In St. Louis Even the Old Bricks Are Leaving Town (still)

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The first article was written in 1978, surely not marking the invention, as it is, of brick theft in St. Louis, but perhaps marking a point in time when the issue had reached a level of public awareness as to end up in black and white in the newspaper of record. After 1978, the exodus of people and brick continued. There were approximately 460,000 residents in 1978. There are fewer than 320,000 today. The second article appeared in 2010. What if anything has changed? Where does St. Louis go from here? Two weeks from now, the community is invited to engage in a conversation about vacancy, our community and the future of our city. Open/Closed will feature topics spanning suburban vacancy, historic preservation, institutional responsibility and neighborhood safety, asking what's next? What can our community do so that in 2042 we're not still reading about how St. Louis is being dismantled?

In St Louis Even the Bricks Are Leaving Town – NY Times, 1978

Can You Steal a Whole Building? Thieves Cart Off St. Louis Bricks – NY Times Brick Theft 2010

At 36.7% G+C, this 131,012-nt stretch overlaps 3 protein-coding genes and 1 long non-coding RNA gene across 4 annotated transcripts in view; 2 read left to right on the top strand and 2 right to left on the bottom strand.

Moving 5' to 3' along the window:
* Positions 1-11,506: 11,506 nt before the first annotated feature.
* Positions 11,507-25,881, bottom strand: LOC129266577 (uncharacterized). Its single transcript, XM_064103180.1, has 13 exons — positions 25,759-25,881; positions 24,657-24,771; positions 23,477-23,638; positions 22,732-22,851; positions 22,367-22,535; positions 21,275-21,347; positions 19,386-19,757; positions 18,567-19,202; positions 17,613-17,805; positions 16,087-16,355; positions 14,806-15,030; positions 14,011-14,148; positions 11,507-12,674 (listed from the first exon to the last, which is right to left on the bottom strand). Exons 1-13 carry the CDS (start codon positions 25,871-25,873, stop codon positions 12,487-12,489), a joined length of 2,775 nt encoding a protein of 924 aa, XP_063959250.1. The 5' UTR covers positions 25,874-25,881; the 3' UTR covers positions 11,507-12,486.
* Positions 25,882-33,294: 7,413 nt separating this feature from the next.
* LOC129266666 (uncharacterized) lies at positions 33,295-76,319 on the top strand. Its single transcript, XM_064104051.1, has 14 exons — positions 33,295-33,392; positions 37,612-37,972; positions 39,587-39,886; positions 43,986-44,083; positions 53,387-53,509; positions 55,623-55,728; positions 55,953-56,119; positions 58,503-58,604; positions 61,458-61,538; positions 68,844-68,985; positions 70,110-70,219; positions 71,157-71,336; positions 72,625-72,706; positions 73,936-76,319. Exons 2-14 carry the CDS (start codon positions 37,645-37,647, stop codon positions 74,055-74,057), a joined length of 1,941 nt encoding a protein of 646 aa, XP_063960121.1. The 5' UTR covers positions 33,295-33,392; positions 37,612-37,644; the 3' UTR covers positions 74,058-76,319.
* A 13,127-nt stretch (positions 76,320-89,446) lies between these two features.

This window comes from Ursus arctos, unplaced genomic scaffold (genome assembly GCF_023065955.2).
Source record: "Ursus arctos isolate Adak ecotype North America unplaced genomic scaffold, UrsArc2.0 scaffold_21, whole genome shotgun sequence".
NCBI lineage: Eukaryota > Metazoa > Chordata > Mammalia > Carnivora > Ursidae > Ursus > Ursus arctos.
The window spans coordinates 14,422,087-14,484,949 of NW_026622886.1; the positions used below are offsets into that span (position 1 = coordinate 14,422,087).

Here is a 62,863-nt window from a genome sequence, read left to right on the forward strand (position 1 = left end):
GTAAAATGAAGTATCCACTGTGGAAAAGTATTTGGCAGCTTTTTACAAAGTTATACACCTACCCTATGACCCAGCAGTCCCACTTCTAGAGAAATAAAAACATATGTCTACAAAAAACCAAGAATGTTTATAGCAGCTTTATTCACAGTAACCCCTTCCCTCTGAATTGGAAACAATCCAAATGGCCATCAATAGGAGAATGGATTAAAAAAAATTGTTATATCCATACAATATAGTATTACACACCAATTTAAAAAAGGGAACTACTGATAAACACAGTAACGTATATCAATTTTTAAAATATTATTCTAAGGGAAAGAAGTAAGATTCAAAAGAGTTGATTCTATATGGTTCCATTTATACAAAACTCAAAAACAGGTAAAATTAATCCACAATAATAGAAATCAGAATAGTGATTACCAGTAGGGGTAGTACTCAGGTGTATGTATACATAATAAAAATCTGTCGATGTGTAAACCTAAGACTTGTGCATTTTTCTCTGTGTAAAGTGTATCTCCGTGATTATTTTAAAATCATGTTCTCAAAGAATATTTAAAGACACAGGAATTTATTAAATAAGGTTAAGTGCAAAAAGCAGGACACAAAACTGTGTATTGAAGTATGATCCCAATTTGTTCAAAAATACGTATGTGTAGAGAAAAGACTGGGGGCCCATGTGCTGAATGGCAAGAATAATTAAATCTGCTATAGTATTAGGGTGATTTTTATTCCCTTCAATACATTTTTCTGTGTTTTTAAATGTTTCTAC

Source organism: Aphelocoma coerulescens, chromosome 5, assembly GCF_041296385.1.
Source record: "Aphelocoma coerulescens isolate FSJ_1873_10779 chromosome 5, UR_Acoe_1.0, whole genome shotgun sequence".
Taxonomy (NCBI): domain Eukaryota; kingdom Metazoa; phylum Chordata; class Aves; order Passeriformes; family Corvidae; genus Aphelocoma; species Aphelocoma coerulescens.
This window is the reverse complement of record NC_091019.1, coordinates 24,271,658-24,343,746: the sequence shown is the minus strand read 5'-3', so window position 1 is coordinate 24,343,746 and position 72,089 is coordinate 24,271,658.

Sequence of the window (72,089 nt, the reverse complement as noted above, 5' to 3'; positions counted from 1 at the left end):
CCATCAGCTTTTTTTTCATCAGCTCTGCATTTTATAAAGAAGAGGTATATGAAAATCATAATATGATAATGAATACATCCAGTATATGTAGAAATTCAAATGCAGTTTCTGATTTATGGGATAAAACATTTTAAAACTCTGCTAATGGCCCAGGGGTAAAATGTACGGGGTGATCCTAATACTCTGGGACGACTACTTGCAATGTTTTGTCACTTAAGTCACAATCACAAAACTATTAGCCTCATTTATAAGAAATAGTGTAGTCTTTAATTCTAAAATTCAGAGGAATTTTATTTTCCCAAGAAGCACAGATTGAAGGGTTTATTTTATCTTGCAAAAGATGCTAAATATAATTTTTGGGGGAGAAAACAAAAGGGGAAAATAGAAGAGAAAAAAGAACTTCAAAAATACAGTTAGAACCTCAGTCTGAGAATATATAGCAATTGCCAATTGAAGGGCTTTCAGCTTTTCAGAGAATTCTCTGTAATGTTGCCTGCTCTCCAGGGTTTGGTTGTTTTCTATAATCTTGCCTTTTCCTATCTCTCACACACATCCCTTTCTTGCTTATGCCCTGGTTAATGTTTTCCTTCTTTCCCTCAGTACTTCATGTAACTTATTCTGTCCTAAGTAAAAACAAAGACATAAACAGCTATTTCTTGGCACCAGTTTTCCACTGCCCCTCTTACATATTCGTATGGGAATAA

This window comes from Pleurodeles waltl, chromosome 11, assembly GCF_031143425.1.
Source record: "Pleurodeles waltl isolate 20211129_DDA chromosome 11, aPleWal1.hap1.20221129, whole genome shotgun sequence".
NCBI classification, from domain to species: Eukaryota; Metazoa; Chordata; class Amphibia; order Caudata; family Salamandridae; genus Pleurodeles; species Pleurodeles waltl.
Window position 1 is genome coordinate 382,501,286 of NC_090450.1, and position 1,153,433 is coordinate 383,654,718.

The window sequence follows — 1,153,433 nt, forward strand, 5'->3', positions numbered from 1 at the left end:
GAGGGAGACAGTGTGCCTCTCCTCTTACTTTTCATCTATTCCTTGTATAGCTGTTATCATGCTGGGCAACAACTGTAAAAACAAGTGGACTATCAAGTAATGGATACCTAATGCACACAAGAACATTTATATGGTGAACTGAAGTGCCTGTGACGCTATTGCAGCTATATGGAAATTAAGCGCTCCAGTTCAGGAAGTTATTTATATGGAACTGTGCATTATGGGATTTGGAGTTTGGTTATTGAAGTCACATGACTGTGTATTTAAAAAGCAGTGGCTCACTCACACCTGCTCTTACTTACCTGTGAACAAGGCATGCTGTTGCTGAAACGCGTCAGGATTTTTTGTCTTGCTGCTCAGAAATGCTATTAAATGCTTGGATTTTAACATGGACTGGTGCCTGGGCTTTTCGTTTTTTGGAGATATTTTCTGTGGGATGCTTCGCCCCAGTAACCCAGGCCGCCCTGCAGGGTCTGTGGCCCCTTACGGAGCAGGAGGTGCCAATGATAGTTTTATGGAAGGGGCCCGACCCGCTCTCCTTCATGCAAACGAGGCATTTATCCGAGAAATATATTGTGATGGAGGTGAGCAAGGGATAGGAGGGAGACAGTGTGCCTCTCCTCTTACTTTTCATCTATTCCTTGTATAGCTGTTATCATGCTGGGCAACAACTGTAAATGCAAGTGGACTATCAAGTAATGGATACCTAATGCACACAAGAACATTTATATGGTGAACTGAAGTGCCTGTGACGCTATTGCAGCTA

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    If there is so much worth in many of these bricks, could the city, which owns 8,000 vacant buildings, legally hire the same day labors that are currently being used by the brick thieves to collect brick off of the building that are beyond repair or rehabbing?  Judging from the images in the article above, there are some building that are beyond the ability to rehab and it would seem that the city could get some value by being proactive about recycling the bricks from these buildings.  If it is profitable for people from Florida and Texas to drive up here to steal bricks would it not be profitable for the city to use some of this resource before as Mr. Moore states at the end of the article they are all gone?

     If the government were feeling really creative they could even keep the bricks in the St. Louis region by stockpiling them for use in any new built projects in the area.  Judging from the vast projects that have been proposed in the brick theft heavy North St. Louis, this it would seem that there will soon be a large market for brick there.

    • Alex Ihnen

      I think in the end, there isn’t enough demand in St. Louis to reuse all, or even most of the bricks here. That said, there should be something more than market forces at work when considering our city’s history. Imagine what could be done with $20M dedicated to a brick bank? The idea has been tossed around for the last few years (likely longer), but no one’s made it happen. Instead, local efforts go towards museums, sculpture parks, the Arch grounds, etc. Those may very well be meaningful and important endeavors, but I just wish someone would step up and fund some less sexy, but in the end much more important needs.